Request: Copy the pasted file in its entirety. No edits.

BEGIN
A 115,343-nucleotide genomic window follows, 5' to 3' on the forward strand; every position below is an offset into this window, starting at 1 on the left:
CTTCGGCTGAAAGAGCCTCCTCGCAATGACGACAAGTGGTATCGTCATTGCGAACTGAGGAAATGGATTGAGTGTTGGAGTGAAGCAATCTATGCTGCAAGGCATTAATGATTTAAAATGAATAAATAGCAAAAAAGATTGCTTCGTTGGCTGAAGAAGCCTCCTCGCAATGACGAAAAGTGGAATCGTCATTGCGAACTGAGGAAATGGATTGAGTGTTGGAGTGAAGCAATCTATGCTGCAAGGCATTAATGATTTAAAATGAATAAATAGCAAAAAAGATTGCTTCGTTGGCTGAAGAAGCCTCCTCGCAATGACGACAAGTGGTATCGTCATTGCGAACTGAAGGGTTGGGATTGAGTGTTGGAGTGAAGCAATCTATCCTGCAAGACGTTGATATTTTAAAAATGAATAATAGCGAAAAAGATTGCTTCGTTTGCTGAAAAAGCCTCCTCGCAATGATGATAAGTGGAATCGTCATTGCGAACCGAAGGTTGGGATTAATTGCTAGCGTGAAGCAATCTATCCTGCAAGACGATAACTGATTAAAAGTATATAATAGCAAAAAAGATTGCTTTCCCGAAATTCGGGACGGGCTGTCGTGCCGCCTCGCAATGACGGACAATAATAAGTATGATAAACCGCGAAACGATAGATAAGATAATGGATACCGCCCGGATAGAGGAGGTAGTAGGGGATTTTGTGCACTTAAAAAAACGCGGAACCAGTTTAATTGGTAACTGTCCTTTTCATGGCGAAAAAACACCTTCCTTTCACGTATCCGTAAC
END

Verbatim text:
A 115,343-nucleotide genomic window follows, 5' to 3' on the forward strand; every position below is an offset into this window, starting at 1 on the left:
CTTCGGCTGAAAGAGCCTCCTCGCAATGACGACAAGTGGTATCGTCATTGCGAACTGAGGAAATGGATTGAGTGTTGGAGTGAAGCAATCTATGCTGCAAGGCATTAATGATTTAAAATGAATAAATAGCAAAAAAGATTGCTTCGTTGGCTGAAGAAGCCTCCTCGCAATGACGAAAAGTGGAATCGTCATTGCGAACTGAGGAAATGGATTGAGTGTTGGAGTGAAGCAATCTATGCTGCAAGGCATTAATGATTTAAAATGAATAAATAGCAAAAAAGATTGCTTCGTTGGCTGAAGAAGCCTCCTCGCAATGACGACAAGTGGTATCGTCATTGCGAACTGAAGGGTTGGGATTGAGTGTTGGAGTGAAGCAATCTATCCTGCAAGACGTTGATATTTTAAAAATGAATAATAGCGAAAAAGATTGCTTCGTTTGCTGAAAAAGCCTCCTCGCAATGATGATAAGTGGAATCGTCATTGCGAACCGAAGGTTGGGATTAATTGCTAGCGTGAAGCAATCTATCCTGCAAGACGATAACTGATTAAAAGTATATAATAGCAAAAAAGATTGCTTTCCCGAAATTCGGGACGGGCTGTCGTGCCGCCTCGCAATGACGGACAATAATAAGTATGATAAACCGCGAAACGATAGATAAGATAATGGATACCGCCCGGATAGAGGAGGTAGTAGGGGATTTTGTGCACTTAAAAAAACGCGGAACCAGTTTAATTGGTAACTGTCCTTTTCATGGCGAAAAAACACCTTCCTTTCACGTATCCGTAAC